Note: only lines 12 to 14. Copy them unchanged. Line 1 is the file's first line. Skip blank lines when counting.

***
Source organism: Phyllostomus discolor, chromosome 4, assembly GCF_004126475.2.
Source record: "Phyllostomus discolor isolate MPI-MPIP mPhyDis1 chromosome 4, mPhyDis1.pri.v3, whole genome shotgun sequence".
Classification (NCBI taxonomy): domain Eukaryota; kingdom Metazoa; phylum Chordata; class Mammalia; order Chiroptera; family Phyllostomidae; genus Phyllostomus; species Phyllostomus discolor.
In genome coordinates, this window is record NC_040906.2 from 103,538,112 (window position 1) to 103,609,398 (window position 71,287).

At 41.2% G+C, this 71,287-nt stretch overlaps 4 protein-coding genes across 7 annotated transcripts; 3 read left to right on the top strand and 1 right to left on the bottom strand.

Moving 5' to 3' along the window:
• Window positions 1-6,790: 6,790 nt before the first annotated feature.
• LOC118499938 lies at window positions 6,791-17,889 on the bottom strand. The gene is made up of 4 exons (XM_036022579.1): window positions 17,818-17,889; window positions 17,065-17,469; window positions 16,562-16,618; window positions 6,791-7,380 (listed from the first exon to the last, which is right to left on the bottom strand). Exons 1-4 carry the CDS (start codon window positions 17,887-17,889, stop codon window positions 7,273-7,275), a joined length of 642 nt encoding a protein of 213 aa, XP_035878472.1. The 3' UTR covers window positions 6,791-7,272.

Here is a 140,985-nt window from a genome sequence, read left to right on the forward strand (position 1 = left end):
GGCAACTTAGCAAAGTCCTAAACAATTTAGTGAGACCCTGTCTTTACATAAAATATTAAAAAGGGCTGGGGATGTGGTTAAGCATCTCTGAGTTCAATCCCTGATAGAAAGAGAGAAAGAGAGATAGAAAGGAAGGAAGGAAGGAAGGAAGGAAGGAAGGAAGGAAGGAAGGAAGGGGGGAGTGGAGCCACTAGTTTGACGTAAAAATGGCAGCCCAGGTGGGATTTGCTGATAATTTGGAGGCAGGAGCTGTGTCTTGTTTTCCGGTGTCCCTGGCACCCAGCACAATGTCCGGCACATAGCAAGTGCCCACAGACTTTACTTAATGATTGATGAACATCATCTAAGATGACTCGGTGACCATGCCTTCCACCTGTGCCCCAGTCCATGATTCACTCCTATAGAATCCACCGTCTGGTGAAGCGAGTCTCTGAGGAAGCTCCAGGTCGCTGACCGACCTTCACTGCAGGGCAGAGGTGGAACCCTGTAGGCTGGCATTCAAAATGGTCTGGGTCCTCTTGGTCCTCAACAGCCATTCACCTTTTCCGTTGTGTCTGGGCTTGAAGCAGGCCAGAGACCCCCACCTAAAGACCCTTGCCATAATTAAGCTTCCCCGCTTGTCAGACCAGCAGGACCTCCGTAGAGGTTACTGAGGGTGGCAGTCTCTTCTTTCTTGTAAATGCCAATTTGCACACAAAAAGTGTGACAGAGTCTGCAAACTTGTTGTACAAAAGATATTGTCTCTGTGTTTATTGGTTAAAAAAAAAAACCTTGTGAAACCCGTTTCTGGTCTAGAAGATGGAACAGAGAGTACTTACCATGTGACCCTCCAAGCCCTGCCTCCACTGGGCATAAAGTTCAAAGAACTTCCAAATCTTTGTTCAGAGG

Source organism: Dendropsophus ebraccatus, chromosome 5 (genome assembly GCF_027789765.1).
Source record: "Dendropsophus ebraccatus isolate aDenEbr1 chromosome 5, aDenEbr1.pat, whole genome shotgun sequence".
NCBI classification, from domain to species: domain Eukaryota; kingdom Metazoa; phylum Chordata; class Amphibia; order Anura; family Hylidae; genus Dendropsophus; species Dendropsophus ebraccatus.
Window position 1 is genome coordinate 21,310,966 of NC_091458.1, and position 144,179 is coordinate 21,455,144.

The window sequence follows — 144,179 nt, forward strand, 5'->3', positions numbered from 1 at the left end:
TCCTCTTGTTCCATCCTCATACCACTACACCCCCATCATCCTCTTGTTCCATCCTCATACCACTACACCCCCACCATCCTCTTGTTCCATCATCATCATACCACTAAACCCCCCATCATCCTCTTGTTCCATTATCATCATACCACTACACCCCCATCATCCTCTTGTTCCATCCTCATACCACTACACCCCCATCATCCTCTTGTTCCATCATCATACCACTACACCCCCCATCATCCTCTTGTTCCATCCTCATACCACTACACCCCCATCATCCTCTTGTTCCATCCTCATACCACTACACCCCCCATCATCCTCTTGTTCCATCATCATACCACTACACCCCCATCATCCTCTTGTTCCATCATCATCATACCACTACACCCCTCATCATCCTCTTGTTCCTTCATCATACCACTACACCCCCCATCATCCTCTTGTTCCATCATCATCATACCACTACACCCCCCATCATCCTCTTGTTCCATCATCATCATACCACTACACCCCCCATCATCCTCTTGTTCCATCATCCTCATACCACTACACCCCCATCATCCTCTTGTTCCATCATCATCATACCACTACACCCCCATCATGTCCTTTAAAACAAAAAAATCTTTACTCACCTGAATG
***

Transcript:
Source record: "Dendropsophus ebraccatus isolate aDenEbr1 chromosome 5, aDenEbr1.pat, whole genome shotgun sequence".
NCBI classification, from domain to species: domain Eukaryota; kingdom Metazoa; phylum Chordata; class Amphibia; order Anura; family Hylidae; genus Dendropsophus; species Dendropsophus ebraccatus.
Window position 1 is genome coordinate 21,310,966 of NC_091458.1, and position 144,179 is coordinate 21,455,144.